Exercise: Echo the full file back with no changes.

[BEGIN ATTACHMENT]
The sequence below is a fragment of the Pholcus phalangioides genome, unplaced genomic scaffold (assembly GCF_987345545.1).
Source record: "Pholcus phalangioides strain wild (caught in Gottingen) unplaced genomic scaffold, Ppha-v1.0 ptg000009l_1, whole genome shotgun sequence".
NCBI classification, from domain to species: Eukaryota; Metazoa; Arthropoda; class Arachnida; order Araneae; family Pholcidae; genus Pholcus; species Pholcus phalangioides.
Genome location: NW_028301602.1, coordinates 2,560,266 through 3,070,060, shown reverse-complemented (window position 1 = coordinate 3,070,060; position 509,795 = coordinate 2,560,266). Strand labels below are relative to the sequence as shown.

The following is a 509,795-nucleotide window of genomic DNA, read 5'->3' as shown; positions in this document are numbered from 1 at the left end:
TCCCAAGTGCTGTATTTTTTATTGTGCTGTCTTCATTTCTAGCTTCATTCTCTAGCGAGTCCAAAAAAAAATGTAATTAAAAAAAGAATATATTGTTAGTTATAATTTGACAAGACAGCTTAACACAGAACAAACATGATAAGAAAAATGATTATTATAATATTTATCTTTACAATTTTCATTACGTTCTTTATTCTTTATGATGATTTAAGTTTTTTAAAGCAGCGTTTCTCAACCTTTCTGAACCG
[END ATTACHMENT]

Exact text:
The sequence below is a fragment of the Pholcus phalangioides genome, unplaced genomic scaffold (assembly GCF_987345545.1).
Source record: "Pholcus phalangioides strain wild (caught in Gottingen) unplaced genomic scaffold, Ppha-v1.0 ptg000009l_1, whole genome shotgun sequence".
NCBI classification, from domain to species: Eukaryota; Metazoa; Arthropoda; class Arachnida; order Araneae; family Pholcidae; genus Pholcus; species Pholcus phalangioides.
Genome location: NW_028301602.1, coordinates 2,560,266 through 3,070,060, shown reverse-complemented (window position 1 = coordinate 3,070,060; position 509,795 = coordinate 2,560,266). Strand labels below are relative to the sequence as shown.

The following is a 509,795-nucleotide window of genomic DNA, read 5'->3' as shown; positions in this document are numbered from 1 at the left end:
TCCCAAGTGCTGTATTTTTTATTGTGCTGTCTTCATTTCTAGCTTCATTCTCTAGCGAGTCCAAAAAAAAATGTAATTAAAAAAAGAATATATTGTTAGTTATAATTTGACAAGACAGCTTAACACAGAACAAACATGATAAGAAAAATGATTATTATAATATTTATCTTTACAATTTTCATTACGTTCTTTATTCTTTATGATGATTTAAGTTTTTTAAAGCAGCGTTTCTCAACCTTTCTGAACCG